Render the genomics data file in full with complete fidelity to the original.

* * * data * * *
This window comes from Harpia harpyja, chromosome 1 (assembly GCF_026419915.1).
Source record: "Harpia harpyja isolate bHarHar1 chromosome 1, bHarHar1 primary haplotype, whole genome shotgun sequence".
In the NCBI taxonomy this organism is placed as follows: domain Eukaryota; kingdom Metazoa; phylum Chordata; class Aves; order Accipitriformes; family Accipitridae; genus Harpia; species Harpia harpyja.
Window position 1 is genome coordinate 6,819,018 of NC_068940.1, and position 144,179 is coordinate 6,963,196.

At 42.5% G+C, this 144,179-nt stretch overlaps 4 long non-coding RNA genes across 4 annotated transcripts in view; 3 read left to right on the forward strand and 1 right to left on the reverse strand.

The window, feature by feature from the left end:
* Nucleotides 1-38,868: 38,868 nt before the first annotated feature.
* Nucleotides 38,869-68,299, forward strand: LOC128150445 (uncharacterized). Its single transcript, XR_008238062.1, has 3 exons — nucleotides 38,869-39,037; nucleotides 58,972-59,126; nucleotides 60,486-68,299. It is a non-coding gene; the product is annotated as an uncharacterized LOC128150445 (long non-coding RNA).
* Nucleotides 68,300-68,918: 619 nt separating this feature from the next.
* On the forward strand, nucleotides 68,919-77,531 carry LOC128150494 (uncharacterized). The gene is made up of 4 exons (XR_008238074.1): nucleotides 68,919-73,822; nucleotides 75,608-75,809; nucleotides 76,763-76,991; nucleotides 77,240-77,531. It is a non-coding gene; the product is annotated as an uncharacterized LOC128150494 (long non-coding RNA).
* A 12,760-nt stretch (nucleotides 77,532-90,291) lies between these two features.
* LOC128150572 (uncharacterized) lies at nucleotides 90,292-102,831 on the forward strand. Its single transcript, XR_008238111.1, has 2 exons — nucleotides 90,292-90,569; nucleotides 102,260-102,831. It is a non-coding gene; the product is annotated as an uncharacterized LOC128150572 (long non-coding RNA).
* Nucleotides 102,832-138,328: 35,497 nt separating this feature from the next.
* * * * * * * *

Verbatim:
This window comes from Harpia harpyja, chromosome 1 (assembly GCF_026419915.1).
Source record: "Harpia harpyja isolate bHarHar1 chromosome 1, bHarHar1 primary haplotype, whole genome shotgun sequence".
In the NCBI taxonomy this organism is placed as follows: domain Eukaryota; kingdom Metazoa; phylum Chordata; class Aves; order Accipitriformes; family Accipitridae; genus Harpia; species Harpia harpyja.
Window position 1 is genome coordinate 6,819,018 of NC_068940.1, and position 144,179 is coordinate 6,963,196.

At 42.5% G+C, this 144,179-nt stretch overlaps 4 long non-coding RNA genes across 4 annotated transcripts in view; 3 read left to right on the forward strand and 1 right to left on the reverse strand.

The window, feature by feature from the left end:
* Nucleotides 1-38,868: 38,868 nt before the first annotated feature.
* Nucleotides 38,869-68,299, forward strand: LOC128150445 (uncharacterized). Its single transcript, XR_008238062.1, has 3 exons — nucleotides 38,869-39,037; nucleotides 58,972-59,126; nucleotides 60,486-68,299. It is a non-coding gene; the product is annotated as an uncharacterized LOC128150445 (long non-coding RNA).
* Nucleotides 68,300-68,918: 619 nt separating this feature from the next.
* On the forward strand, nucleotides 68,919-77,531 carry LOC128150494 (uncharacterized). The gene is made up of 4 exons (XR_008238074.1): nucleotides 68,919-73,822; nucleotides 75,608-75,809; nucleotides 76,763-76,991; nucleotides 77,240-77,531. It is a non-coding gene; the product is annotated as an uncharacterized LOC128150494 (long non-coding RNA).
* A 12,760-nt stretch (nucleotides 77,532-90,291) lies between these two features.
* LOC128150572 (uncharacterized) lies at nucleotides 90,292-102,831 on the forward strand. Its single transcript, XR_008238111.1, has 2 exons — nucleotides 90,292-90,569; nucleotides 102,260-102,831. It is a non-coding gene; the product is annotated as an uncharacterized LOC128150572 (long non-coding RNA).
* Nucleotides 102,832-138,328: 35,497 nt separating this feature from the next.